Shadow Banning? Perhaps, you might not have heard about the term before, but then there is a first time for everything. Let us tell you exactly what it is and why did it receive a response from White House itself.
What is Shadow Banning?
Like any other banning, shadow banning is a familiar concept, where instead of totally banning a specific person from using a social network or forum there is an “invisibility cloak” put over his content, thus others can’t view that.
This can be helpful in that case, where it can seem rude to remove a person. Doing so, others don’t have to view the misappropriate content, and thus don’t even know if the shadow-banned person has posted something. In this way when the shadow banned user feels that the engagement levels with his post are nearly zero, they tend to leave the forum or site by themselves. On the other hand, if you were to ban a person completely, there are chances that they will make a new account and use that. How many accounts can one really ban?
Reddit had been known to use this kind of banning and was its only type of banning until the end of 2015. Other giant sites like Facebook also tend to have a similar approach for pages or people spreading misinformation on the public forum. They do this by simply applying an algorithm which makes their posts engage with fewer people than usual, but only if their posts are not trustworthy.
According to Zack Allen, who is the Director of threat operations at ZeroFox, the purpose of the shadow banning is quite clear: To put an end to trolls and bots. He further stated that “This can be effective in combating bots where ‘bot herders’ who maintain these accounts don’t necessarily know whether or not their bots are actually being seen by other people.”
What has White House got to do with it?
Just this Thursday, the President of United States, Donald Trump accused Twitter of shadow banning the major Republican figures. This allegation might have been because according to a report from Vice News, Twitter wasn’t auto-populating Republicans in its drop-down search box. It might seem like shadow banning to you, but according to Twitter, it was just a bug.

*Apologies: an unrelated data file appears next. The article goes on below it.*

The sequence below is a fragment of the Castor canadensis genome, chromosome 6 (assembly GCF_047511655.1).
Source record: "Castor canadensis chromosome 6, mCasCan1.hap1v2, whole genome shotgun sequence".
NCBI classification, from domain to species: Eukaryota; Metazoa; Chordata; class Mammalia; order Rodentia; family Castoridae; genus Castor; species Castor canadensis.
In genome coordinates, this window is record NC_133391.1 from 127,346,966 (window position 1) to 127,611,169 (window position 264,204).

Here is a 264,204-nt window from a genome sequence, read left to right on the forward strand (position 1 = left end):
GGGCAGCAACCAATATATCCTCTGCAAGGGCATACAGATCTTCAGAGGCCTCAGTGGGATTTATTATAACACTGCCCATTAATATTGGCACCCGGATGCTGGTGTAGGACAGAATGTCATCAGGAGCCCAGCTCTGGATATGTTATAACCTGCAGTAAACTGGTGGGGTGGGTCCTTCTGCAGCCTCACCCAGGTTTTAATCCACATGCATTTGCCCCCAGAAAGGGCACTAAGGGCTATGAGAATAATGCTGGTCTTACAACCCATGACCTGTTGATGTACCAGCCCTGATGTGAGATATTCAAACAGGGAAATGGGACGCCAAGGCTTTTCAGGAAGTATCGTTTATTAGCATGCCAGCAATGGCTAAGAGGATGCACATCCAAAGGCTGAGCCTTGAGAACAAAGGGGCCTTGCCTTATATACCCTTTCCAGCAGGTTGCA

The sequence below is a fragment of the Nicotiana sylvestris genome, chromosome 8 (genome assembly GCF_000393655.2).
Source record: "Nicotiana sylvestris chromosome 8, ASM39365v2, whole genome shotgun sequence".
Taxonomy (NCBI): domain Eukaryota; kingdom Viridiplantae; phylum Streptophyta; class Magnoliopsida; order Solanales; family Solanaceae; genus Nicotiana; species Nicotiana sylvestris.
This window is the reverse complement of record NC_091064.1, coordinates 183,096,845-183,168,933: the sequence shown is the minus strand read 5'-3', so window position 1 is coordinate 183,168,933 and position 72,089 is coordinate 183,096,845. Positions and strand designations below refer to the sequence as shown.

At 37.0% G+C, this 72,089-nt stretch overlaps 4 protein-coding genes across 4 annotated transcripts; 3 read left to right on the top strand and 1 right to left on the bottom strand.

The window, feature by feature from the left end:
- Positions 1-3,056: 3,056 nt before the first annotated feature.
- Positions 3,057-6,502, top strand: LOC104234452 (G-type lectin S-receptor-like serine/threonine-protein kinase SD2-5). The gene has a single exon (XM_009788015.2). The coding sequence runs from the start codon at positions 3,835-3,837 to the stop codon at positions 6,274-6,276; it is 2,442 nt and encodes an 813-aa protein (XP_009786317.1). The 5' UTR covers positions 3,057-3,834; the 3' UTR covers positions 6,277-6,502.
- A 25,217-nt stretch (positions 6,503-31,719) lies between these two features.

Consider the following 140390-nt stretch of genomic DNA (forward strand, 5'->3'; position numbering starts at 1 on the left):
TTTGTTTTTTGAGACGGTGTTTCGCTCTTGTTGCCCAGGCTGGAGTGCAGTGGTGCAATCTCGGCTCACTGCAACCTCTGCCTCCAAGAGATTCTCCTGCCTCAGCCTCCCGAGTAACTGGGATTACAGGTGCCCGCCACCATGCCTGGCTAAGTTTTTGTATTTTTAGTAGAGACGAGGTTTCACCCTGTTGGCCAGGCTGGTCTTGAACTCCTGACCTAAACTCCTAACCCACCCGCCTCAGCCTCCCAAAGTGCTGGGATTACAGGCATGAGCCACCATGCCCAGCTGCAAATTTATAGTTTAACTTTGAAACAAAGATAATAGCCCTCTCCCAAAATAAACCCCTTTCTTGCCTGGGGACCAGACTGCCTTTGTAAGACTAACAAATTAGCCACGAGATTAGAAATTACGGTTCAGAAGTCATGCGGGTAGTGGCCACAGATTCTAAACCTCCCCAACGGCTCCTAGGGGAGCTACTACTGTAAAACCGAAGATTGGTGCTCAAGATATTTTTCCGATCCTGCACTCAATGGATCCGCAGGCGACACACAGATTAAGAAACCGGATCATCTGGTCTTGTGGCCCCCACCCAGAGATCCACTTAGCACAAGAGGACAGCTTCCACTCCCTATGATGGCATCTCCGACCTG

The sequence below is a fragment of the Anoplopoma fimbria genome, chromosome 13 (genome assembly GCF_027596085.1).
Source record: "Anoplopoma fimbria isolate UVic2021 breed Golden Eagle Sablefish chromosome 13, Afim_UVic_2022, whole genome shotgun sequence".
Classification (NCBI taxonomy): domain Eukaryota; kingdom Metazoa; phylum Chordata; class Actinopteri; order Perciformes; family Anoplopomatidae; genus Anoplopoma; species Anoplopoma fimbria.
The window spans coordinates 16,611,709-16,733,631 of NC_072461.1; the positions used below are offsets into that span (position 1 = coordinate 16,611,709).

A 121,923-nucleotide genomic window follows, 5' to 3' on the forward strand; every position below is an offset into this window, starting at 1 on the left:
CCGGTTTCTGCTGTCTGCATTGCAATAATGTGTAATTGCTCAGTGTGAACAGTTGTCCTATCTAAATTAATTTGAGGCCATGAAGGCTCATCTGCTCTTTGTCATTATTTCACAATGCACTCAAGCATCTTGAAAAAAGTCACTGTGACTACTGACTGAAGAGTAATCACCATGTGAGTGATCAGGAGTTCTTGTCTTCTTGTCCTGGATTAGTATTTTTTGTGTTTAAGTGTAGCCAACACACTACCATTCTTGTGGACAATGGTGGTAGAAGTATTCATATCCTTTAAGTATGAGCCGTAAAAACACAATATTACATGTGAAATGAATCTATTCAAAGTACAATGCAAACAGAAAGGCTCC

In a blog post on Thursday to clarify the situation, Twitter posted that they do not shadow ban. One can always see the tweets from the account they follow, albeit you might have to go over to the account you follow and read all of them.
According to Twitter’s spokesperson, “We are aware that some accounts are not automatically populated in our search box, and [we’re] shipping a change to address this. The profiles, tweets, and discussions about these accounts do appear when you search for them. To be clear, our behavioral ranking doesn’t make judgments based on political views or the substance of tweets.”
It isn’t the first time that Twitter and other social media websites were accused of something, though it indeed the latest. Lawmakers have accused the social networking giant several times. Thus, two hearings took place about the subject at hand by the House Judiciary Committee. At these hearings, the Big Three (Facebook, Twitter, and Google) were asked if they had been intentionally muting conservative voices.
Not only this but Twitter’s policy director Carlos Monje was asked by Ted Cruz, a Texas Republican if Twitter made use of shadow banning or not. The director replied in negative, and always held this view even during hearings on Capitol Hill.
According to the head of Public Policy Strategy at Twitter, Nick Pickles, “Some critics have described the sum of all of this work as a banning of conservative voices. Let me make clear to the committee today that these claims are unfounded and false.”
Is Twitter really doing shadow banning?
The short answer is No. If they had been doing that you wouldn’t have able to see posts from Republicans named in the Vice News article, which includes Republican Party Chairwoman Ronna McDaniel and Rep. Matt Gaetz of Florida. It is not necessary that your Twitter accounts shall be automatically populated while being searched for, thus it shouldn’t be linked to shadow banning in any way.
Bugs are common to be found each day, and nobody can stop them. Thus, all this debate has just been because of a bug in the Twitter’s search algorithm. This was explained by the Twitter’s head of product, Kayvon Beykpour in his tweets.
“Our usage of the behavior signals within search was causing this to happen & making search results seem inaccurate,” he tweeted. “We’re making a change today that will improve this.”